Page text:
• Wertz, G. W. and R.M.  Moudy. 2004.  Antigenic and genetic variation in human respiratory syncytial virus. The Pediatric Infectious Disease Journal. 23:s19-24.
  • Oomens, A.G.P. and G.W. Wertz. 2004. The Baculovirus GP64 Protein mediates highly stable infectivity of a human respiratory syncytial virus lacking its homologous transmembrane glycoproteins. J. Virol. 78:124-135.
  • Whelan, S.P.J., J.N. Barr and G.W. Wertz. 2004. Transcription and replication of Nonsegmented Negative Strand  RNA Viruses. In: Biology of Negative Strand RNA Viruses: The power of Reverse Genetics, Y. Kawaoka, Ed. Current Topics in Microbiology. 283: 61-119.
  • Martinez, I., L.L. Rodriguez, C. Jimenez, S. Pauszek, and G.W. Wertz. 2003. Vesicular stomatitis virus glycoprotein is a determinant of pathogenesis in swine,  a natural host. J. Virology, 77, 8039-8047.
  • Cartee, T. W., A. G. Megaw, A. G. P Oomens and G. W. Wertz.  2003.  Identification of a single amino acid change in the human respiratory syncytial virus L protein that affects transcriptional termination. J. Virol. 77,  7352-7360.
  • Moudy, R. M., S. B. Harmon, W. M. Sullender and G. W. Wertz.  2003.  Variations in transcription termination signals of human respiratory syncytial virus clinical isolates affect gene expression.  Virology,  313, 250-260.
  • Flanagan, E.B., T.R. Schoeb and G.W. Wertz. 2003. Vesicular Stomatitis Viruses with Rearranged Genomes have Altered Invasiveness and Neuropathogenesis in Mice. J. Virol. 77, 5740-5748.
  • Barr, J.N., R.M. Elliott, E. F. Dunn, and G.W. Wertz. 2003. Segment-specific terminal sequences of Bunyamwera bunyavirus regulate genome replication. Virology, 308, 326-338.
  • Oomens, A. G. P., A. G. Megaw, and G. W. Wertz. 2003. Infectivity of a human respiratory syncytial virus lacking the SH, G, and F proteins is efficiently mediated by the vesicular stomatitis virus G protein.  J. Virol., 77,  3785-3798.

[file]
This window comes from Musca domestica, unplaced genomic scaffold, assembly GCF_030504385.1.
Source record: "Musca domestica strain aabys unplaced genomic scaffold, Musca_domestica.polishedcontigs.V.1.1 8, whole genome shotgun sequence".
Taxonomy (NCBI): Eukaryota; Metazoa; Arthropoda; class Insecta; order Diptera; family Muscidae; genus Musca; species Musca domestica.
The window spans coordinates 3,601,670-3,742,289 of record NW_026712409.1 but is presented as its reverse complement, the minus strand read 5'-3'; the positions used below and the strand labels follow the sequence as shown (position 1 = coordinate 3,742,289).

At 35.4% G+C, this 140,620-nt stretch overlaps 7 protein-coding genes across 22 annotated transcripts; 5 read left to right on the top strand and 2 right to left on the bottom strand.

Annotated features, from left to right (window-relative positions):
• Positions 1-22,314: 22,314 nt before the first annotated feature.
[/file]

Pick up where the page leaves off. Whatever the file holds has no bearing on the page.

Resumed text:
• Harmon, S.B. and G. W. Wertz. 2002. Transcriptional termination modulated by nucleotides outside the characterized gene end sequence of respiratory syncytial virus. Virology, 300, 304-315.
  • Wertz, G.W., R. Moudy and L.A. Ball. 2002. Adding genes to the RNA genome of vesicular stomatitis virus: Positional effects on stability of expression.  J. Virol. 76, 7642-7650.
  • Hinzman, E. E., J.N. Barr and G.W. Wertz. 2002. Identification of an upstream sequence element required for transcription of VSV mRNAs. J. Virol.76, 7632-7641.
  • Whelan, S.P.J. and G.W. Wertz. 2002. Transcription and replication initiate at separate sites on the vesicular stomatitis virus genome. Proc. Natl. Acad. Sci. USA  99, 9178-9183.
  • Barr, J.N., X. Tang, E. Hinzman,  R. Shen and G.W. Wertz. 2008. The VSV polymerase can initiate at  mRNA  start sites located either  up or downstream  of a transcription termination signal but size of the intervening intergenic region affects  efficiency of initiation.  Virology  374:361-370

  • Batonick, M. A. Oomens and G.W. Wertz. 2008. Human respiratory syncytial virus glycoproteins are not required for apical  targeting or polarized release of virus. J. Virol. 82: 8664-8672.

  • Hinzman, E., J.N. Barr and G.W. Wertz. 2008. Selection for gene junction sequences important     for VSV transcription. Virology  380:379-387.

  • Galloway, S., P.E. Richardson and G.W. Wertz.  2008. Analysis of a structural homology model   of the 2'-O-ribose methyltransferase domain within the  vesicular stomatitis virus protein. Virology. 382:69-82.

  • Galloway, S. and G.W. Wertz. 2008. S-adenosyl homocysteine-induced  hyper-polyadenylation    of  VSV mRNA requires the methyltransferase activity of the L protein. J. Virology 82:12280-12290.

  • Galloway, S. and G.W. Wertz. 2009. A temperature sensitive VSV identifies L protein residues involved in transcription but not replication. Virology 388:286-293.

  • Harouaka,  D. and G. W. Wertz. 2009.  Mutations in the C-termianlLoop of the Nucleocapsid       Protein Affect VSV RNA Replication  and Transcription Differentially. J. Virol. 83:11429-          11439.

  • Rainsford, E.W., D. Harouaka and G. W. Wertz. 2010. Importance of Hydrogen Bond Contacts between  the N  Protein and RNA Genome of vesicular stomatitis virus in encapsidation and RNA Synthesis. J. Virol. 84:1741-1751.

  • Wertz, G.W., S.E. Galloway and D. Harouaka. 2010. What Controls the Distinct VSV RNA           Synthetic Processes of Replication and Transcription. In Press.

  • Batonick, M. and G.W. Wertz. 2011. Requirements for human respiratory syncytial virus glycoproteins in assembly and egress from infected cells. Advances in Virology, vol. 2011, Article ID 343408, 11 pages. Doi;10.1155/2011/343408.


A more complete list of Dr. Wertz' publications can be obtained from PubMed

Contact Information -
Phone: (434) 982-6039
Address: 415 Lane Road, MR5 Building, Room 3051, PO Box 800904, Charlottesville, VA. 22908